GS 2254B Qualifications for PCC Membership

June 23, 2022

GS 2254B

GENERAL SYNOD

CANTERBURY DIOCESAN SYNOD MOTION

REVIEW OF QUALIFICATIONS FOR PCC MEMBERSHIP

AND ENTRY ON THE CHURCH ELECTORAL ROLL

Background Note from the Secretary General

Introduction

1.

The motion brought by the Canterbury Diocesan Synod seeks a review by the

Archbishops’ Council of the qualifications for membership of parochial church

councils (‘PCCs’) and for entry on church electoral rolls. It also raises issues, beyond

those specifically concerned with qualifications for entry, about the application form

for entry on the roll.

2.

The motion is particularly concerned, in the light of the growth of mission initiatives,

with the requirement that a person be an ‘actual communicant’ to be eligible for

election to a PCC.

Summary

3.

So far as PCC membership is concerned, there might well be places where the

‘actual communicant’ requirement is not a suitable qualification for all PCC members.

But that can easily be addressed by the parish concerned by using the power in the

new Church Representation Rules (‘CRRs’) to adopt its own rules for parish

governance.

4.

The qualifications for enrolment on church electoral rolls and the application form are

something that might usefully be considered by the Elections Review Group, who can

bring any proposals for change to the Synod.

Church Electoral Rolls

5.

A lay person is entitled to have his or her name on the roll of a parish if he or she—

(a) is baptised,

(b) is aged 16 or over,

(c) has made one of the following three declarations, and

(d) has duly applied for enrolment on Form 1.

The first declaration is a declaration that the person—

(a) is a member of the Church of England or of a Church in communion with

it, and

(b) is resident in the parish.

The second declaration is a declaration that the person—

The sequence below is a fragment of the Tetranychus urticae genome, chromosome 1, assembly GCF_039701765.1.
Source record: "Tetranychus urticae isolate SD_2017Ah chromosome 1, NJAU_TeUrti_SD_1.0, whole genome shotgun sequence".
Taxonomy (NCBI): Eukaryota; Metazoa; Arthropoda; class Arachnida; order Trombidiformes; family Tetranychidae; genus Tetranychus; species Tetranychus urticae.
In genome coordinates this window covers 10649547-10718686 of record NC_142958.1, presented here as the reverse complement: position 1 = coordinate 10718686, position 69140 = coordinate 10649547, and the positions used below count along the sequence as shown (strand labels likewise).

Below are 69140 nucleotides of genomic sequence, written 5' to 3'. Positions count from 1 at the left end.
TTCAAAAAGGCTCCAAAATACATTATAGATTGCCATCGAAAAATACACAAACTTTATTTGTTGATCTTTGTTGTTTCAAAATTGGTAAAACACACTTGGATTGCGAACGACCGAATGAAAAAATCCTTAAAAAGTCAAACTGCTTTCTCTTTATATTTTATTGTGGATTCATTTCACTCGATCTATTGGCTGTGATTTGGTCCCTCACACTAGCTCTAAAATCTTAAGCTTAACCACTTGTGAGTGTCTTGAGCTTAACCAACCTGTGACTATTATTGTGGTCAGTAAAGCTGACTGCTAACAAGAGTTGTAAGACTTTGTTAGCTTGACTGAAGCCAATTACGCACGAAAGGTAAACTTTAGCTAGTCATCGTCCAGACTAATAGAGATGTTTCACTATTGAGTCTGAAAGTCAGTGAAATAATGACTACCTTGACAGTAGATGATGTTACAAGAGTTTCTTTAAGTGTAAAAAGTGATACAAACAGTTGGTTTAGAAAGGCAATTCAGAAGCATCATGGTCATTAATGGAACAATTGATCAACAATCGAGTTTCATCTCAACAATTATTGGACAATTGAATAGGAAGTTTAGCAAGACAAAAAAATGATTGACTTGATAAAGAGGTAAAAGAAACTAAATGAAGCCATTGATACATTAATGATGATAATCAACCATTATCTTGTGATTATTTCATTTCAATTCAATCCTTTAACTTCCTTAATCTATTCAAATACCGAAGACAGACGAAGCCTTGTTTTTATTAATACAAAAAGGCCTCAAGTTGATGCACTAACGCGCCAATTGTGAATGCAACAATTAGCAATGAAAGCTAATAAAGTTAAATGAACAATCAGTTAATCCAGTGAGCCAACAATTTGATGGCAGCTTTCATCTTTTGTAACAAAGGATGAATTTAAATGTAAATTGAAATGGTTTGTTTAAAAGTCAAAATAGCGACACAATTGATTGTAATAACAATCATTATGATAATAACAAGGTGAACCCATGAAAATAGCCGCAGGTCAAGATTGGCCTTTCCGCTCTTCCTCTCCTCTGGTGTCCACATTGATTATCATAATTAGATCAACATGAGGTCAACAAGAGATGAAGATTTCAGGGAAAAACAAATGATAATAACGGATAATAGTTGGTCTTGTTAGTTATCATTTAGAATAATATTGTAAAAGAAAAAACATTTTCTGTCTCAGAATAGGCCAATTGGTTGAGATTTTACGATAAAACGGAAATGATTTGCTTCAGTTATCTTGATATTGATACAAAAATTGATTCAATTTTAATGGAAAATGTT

(a) is a member of the Church of England or of a Church in communion with

it,

(b) is not resident in the parish, but2

(c) has habitually attended public worship in the parish during the preceding

six months.

The third declaration is a declaration that the person—

(a) is a member in good standing of a Church which is not in communion with

the Church of England but subscribes to the doctrine of the Holy Trinity,

(b) is also a member of the Church of England, and

(c) has habitually attended public worship in the parish during the preceding

six months.

6.

These and other provisions governing church electoral rolls are contained in Part 1 of

the CRRs. The Church Representation and Ministers Measure 2019 (‘the

Representation Measure’) entirely replaced the then existing CRRs with a new

CRRs. Part 1 of the new CRRS was based on the equivalent provisions of the old

CRRs. The Revision Committee for the Measure reviewed the provisions concerning

church electoral rolls and considered a number of submissions from members of the

Synod for their amendment: see GS 2046YY at paragraphs 82 to 136. That involved

the Revision Committee considering, among other things, what was meant by being

‘a member of the Church of England’ and by ‘habitual worship’. The Revision

Committee received only one submission directly concerned with the qualifications

for entry on the roll. That submission, which would have excluded resident

parishioners who did not habitually attend public worship in the parish, was not

accepted by the Revision Committee. No member of the Synod tabled amendments

to the provisions concerned with electoral rolls at the Revision Stage in full Synod.

7.

As matters stand, a person who worships in a mission initiative rather than at the

usual parish services is eligible to be a member of the church electoral roll for the

parish where the worship of the mission initiative takes place if that person meets the

other eligibility criteria.

8.

Applications for enrolment on the church electoral roll are necessarily quite complex

owing to the existence of three different categories of persons who qualify for

enrolment, i.e. Anglican resident parishioners, Anglican non-residents who habitually

worship in the parish, and members of non-Anglican Trinitarian churches who are

habitual worshippers in the parish and who are also prepared to declare themselves

to be members of the Church of England.

9.

The background paper from the Diocese of Canterbury refers to the absence on the